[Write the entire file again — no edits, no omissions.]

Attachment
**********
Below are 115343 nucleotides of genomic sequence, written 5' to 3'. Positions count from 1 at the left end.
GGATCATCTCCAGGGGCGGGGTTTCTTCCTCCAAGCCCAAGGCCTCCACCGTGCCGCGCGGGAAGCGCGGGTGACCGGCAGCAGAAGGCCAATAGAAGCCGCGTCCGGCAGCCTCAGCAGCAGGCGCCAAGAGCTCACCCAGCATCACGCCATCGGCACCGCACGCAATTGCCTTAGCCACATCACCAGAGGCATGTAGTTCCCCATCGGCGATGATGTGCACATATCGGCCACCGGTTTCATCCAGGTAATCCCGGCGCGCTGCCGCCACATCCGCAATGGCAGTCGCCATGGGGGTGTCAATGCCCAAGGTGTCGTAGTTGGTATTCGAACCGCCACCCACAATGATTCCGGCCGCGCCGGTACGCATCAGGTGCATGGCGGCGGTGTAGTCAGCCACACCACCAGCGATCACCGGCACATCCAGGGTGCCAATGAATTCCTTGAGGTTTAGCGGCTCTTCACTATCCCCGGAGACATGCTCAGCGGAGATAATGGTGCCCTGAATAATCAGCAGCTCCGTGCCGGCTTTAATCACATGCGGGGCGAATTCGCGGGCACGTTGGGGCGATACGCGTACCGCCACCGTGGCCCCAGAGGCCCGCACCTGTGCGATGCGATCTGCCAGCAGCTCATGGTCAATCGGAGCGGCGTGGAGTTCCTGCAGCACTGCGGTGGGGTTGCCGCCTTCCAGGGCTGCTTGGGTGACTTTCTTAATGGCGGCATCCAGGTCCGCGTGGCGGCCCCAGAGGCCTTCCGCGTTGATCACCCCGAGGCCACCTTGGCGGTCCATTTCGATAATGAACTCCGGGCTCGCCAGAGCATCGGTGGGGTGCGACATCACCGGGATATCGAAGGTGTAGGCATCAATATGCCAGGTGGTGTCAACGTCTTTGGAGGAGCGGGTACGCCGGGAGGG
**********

Below are 115343 nucleotides of genomic sequence, written 5' to 3'. Positions count from 1 at the left end.
GGATCATCTCCAGGGGCGGGGTTTCTTCCTCCAAGCCCAAGGCCTCCACCGTGCCGCGCGGGAAGCGCGGGTGACCGGCAGCAGAAGGCCAATAGAAGCCGCGTCCGGCAGCCTCAGCAGCAGGCGCCAAGAGCTCACCCAGCATCACGCCATCGGCACCGCACGCAATTGCCTTAGCCACATCACCAGAGGCATGTAGTTCCCCATCGGCGATGATGTGCACATATCGGCCACCGGTTTCATCCAGGTAATCCCGGCGCGCTGCCGCCACATCCGCAATGGCAGTCGCCATGGGGGTGTCAATGCCCAAGGTGTCGTAGTTGGTATTCGAACCGCCACCCACAATGATTCCGGCCGCGCCGGTACGCATCAGGTGCATGGCGGCGGTGTAGTCAGCCACACCACCAGCGATCACCGGCACATCCAGGGTGCCAATGAATTCCTTGAGGTTTAGCGGCTCTTCACTATCCCCGGAGACATGCTCAGCGGAGATAATGGTGCCCTGAATAATCAGCAGCTCCGTGCCGGCTTTAATCACATGCGGGGCGAATTCGCGGGCACGTTGGGGCGATACGCGTACCGCCACCGTGGCCCCAGAGGCCCGCACCTGTGCGATGCGATCTGCCAGCAGCTCATGGTCAATCGGAGCGGCGTGGAGTTCCTGCAGCACTGCGGTGGGGTTGCCGCCTTCCAGGGCTGCTTGGGTGACTTTCTTAATGGCGGCATCCAGGTCCGCGTGGCGGCCCCAGAGGCCTTCCGCGTTGATCACCCCGAGGCCACCTTGGCGGTCCATTTCGATAATGAACTCCGGGCTCGCCAGAGCATCGGTGGGGTGCGACATCACCGGGATATCGAAGGTGTAGGCATCAATATGCCAGGTGGTGTCAACGTCTTTGGAGGAGCGGGTACGCCGGGAGGG